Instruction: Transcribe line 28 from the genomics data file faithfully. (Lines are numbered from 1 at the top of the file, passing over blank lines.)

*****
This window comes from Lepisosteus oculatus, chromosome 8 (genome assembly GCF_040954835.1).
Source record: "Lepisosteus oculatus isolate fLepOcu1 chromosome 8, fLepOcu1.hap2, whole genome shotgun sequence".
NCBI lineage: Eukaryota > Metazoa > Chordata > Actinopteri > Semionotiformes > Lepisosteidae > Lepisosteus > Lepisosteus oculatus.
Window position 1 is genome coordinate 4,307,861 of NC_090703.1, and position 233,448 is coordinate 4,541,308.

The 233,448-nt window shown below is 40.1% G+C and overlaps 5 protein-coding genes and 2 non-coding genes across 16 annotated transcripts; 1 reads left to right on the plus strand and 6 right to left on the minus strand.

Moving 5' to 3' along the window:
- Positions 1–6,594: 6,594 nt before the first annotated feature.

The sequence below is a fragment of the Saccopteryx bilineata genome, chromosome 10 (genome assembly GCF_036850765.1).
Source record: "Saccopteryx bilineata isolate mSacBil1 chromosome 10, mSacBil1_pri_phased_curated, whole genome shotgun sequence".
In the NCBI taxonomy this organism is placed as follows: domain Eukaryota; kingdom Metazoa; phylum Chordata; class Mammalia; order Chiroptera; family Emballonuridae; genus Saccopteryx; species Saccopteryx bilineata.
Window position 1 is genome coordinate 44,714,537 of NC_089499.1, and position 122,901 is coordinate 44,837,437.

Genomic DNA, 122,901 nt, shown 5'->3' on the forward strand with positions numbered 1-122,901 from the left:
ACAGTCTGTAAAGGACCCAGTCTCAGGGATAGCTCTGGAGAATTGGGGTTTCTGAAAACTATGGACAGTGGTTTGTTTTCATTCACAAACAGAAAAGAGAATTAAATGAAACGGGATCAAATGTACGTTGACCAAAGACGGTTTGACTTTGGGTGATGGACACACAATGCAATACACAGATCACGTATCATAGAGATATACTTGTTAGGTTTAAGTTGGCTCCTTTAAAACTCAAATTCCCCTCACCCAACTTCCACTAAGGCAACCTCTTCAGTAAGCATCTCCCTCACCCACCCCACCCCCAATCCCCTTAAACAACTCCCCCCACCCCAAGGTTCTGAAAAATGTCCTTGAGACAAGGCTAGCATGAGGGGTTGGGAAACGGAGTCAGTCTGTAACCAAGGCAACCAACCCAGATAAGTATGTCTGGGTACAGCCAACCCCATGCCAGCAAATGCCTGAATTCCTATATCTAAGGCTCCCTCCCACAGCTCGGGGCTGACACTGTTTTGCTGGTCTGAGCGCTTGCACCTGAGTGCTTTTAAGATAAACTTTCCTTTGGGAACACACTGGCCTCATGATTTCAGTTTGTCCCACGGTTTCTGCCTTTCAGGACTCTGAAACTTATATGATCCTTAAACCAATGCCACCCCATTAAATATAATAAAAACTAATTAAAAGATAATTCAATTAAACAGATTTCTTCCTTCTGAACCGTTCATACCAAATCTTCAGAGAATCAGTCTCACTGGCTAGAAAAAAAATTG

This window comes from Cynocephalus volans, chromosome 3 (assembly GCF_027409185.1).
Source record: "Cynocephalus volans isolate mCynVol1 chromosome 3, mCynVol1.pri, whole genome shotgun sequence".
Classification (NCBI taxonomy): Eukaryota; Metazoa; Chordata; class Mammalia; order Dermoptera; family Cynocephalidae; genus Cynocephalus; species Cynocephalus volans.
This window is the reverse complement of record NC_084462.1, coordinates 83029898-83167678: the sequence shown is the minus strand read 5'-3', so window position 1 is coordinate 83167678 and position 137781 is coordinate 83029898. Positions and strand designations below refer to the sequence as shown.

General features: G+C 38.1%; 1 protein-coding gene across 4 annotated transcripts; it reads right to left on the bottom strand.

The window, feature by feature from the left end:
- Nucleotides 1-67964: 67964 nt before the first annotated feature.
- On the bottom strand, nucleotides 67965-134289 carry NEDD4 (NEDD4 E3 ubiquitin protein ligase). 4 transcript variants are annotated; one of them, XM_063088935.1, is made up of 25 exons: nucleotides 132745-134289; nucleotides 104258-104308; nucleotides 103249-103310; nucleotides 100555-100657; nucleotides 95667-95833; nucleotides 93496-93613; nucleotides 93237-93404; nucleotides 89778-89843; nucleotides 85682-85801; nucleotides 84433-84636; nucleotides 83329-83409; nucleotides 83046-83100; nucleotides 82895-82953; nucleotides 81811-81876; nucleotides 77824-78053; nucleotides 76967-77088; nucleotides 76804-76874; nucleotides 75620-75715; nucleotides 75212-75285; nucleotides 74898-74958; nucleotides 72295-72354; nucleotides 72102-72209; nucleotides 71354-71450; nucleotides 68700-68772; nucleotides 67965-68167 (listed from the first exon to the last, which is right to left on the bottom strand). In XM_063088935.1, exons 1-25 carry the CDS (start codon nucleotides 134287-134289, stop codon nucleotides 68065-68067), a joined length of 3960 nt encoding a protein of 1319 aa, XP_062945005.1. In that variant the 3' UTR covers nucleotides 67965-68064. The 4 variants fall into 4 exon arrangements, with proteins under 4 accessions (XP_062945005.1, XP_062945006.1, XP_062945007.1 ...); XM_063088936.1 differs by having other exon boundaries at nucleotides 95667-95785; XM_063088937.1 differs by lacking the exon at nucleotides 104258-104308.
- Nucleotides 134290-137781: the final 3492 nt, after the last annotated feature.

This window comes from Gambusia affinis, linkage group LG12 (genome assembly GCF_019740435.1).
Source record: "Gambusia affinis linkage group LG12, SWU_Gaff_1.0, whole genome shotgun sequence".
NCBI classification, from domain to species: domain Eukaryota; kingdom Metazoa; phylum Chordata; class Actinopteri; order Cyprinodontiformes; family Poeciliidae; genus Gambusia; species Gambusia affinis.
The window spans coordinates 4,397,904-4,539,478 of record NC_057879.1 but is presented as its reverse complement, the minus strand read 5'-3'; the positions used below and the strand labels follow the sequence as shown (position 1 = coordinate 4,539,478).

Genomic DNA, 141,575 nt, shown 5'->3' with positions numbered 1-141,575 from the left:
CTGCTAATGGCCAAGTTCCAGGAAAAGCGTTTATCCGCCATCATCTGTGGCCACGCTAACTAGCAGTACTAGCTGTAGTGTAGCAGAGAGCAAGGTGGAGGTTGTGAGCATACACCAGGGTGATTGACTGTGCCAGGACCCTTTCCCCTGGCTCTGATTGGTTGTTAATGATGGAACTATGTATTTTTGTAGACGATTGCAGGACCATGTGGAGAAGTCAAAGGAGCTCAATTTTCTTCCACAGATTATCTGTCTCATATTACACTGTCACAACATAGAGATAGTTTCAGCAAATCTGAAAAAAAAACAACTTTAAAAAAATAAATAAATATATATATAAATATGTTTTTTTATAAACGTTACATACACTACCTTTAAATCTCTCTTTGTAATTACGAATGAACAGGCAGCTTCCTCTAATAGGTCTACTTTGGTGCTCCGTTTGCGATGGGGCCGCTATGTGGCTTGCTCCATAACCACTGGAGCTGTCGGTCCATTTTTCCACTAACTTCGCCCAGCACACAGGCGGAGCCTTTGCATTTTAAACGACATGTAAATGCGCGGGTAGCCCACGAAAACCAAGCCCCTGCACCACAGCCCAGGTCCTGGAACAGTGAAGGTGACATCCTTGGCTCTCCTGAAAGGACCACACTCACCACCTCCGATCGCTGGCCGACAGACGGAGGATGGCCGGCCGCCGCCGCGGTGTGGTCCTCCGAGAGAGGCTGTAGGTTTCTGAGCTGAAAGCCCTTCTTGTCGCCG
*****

CTGCTAATGGCCAAGTTCCAGGAAAAGCGTTTATCCGCCATCATCTGTGGCCACGCTAACTAGCAGTACTAGCTGTAGTGTAGCAGAGAGCAAGGTGGAGGTTGTGAGCATACACCAGGGTGATTGACTGTGCCAGGACCCTTTCCCCTGGCTCTGATTGGTTGTTAATGATGGAACTATGTATTTTTGTAGACGATTGCAGGACCATGTGGAGAAGTCAAAGGAGCTCAATTTTCTTCCACAGATTATCTGTCTCATATTACACTGTCACAACATAGAGATAGTTTCAGCAAATCTGAAAAAAAAACAACTTTAAAAAAATAAATAAATATATATATAAATATGTTTTTTTATAAACGTTACATACACTACCTTTAAATCTCTCTTTGTAATTACGAATGAACAGGCAGCTTCCTCTAATAGGTCTACTTTGGTGCTCCGTTTGCGATGGGGCCGCTATGTGGCTTGCTCCATAACCACTGGAGCTGTCGGTCCATTTTTCCACTAACTTCGCCCAGCACACAGGCGGAGCCTTTGCATTTTAAACGACATGTAAATGCGCGGGTAGCCCACGAAAACCAAGCCCCTGCACCACAGCCCAGGTCCTGGAACAGTGAAGGTGACATCCTTGGCTCTCCTGAAAGGACCACACTCACCACCTCCGATCGCTGGCCGACAGACGGAGGATGGCCGGCCGCCGCCGCGGTGTGGTCCTCCGAGAGAGGCTGTAGGTTTCTGAGCTGAAAGCCCTTCTTGTCGCCG